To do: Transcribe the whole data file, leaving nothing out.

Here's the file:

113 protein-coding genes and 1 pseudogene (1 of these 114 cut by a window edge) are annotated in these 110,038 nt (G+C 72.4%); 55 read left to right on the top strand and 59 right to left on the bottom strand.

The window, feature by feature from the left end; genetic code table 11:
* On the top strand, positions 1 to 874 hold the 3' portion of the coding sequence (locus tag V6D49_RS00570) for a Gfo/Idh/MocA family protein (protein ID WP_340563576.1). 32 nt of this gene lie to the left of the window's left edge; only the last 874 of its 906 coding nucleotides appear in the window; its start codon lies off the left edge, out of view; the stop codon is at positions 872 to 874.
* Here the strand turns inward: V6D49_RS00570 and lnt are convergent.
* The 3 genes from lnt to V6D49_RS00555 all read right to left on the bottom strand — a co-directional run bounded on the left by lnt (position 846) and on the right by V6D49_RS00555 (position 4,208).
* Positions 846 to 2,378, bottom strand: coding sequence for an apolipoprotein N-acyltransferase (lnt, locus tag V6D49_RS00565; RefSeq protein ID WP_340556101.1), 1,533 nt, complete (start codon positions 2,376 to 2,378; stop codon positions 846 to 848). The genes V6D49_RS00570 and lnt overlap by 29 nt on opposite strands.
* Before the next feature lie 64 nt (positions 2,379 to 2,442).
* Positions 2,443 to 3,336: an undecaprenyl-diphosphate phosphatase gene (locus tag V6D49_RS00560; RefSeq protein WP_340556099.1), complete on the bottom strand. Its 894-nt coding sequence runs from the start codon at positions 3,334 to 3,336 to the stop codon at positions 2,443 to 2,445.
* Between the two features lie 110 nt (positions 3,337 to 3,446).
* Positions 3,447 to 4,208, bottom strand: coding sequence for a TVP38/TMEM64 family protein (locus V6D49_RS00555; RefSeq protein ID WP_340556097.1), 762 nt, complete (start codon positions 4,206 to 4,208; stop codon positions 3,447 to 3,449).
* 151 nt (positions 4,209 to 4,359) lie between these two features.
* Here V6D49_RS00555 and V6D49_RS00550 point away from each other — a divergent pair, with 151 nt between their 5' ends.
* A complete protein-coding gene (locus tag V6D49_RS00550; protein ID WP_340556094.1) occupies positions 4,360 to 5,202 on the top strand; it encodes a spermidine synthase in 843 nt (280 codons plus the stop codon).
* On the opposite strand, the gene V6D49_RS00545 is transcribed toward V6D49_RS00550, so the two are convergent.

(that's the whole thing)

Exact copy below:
113 protein-coding genes and 1 pseudogene (1 of these 114 cut by a window edge) are annotated in these 110,038 nt (G+C 72.4%); 55 read left to right on the top strand and 59 right to left on the bottom strand.

The window, feature by feature from the left end; genetic code table 11:
* On the top strand, positions 1 to 874 hold the 3' portion of the coding sequence (locus tag V6D49_RS00570) for a Gfo/Idh/MocA family protein (protein ID WP_340563576.1). 32 nt of this gene lie to the left of the window's left edge; only the last 874 of its 906 coding nucleotides appear in the window; its start codon lies off the left edge, out of view; the stop codon is at positions 872 to 874.
* Here the strand turns inward: V6D49_RS00570 and lnt are convergent.
* The 3 genes from lnt to V6D49_RS00555 all read right to left on the bottom strand — a co-directional run bounded on the left by lnt (position 846) and on the right by V6D49_RS00555 (position 4,208).
* Positions 846 to 2,378, bottom strand: coding sequence for an apolipoprotein N-acyltransferase (lnt, locus tag V6D49_RS00565; RefSeq protein ID WP_340556101.1), 1,533 nt, complete (start codon positions 2,376 to 2,378; stop codon positions 846 to 848). The genes V6D49_RS00570 and lnt overlap by 29 nt on opposite strands.
* Before the next feature lie 64 nt (positions 2,379 to 2,442).
* Positions 2,443 to 3,336: an undecaprenyl-diphosphate phosphatase gene (locus tag V6D49_RS00560; RefSeq protein WP_340556099.1), complete on the bottom strand. Its 894-nt coding sequence runs from the start codon at positions 3,334 to 3,336 to the stop codon at positions 2,443 to 2,445.
* Between the two features lie 110 nt (positions 3,337 to 3,446).
* Positions 3,447 to 4,208, bottom strand: coding sequence for a TVP38/TMEM64 family protein (locus V6D49_RS00555; RefSeq protein ID WP_340556097.1), 762 nt, complete (start codon positions 4,206 to 4,208; stop codon positions 3,447 to 3,449).
* 151 nt (positions 4,209 to 4,359) lie between these two features.
* Here V6D49_RS00555 and V6D49_RS00550 point away from each other — a divergent pair, with 151 nt between their 5' ends.
* A complete protein-coding gene (locus tag V6D49_RS00550; protein ID WP_340556094.1) occupies positions 4,360 to 5,202 on the top strand; it encodes a spermidine synthase in 843 nt (280 codons plus the stop codon).
* On the opposite strand, the gene V6D49_RS00545 is transcribed toward V6D49_RS00550, so the two are convergent.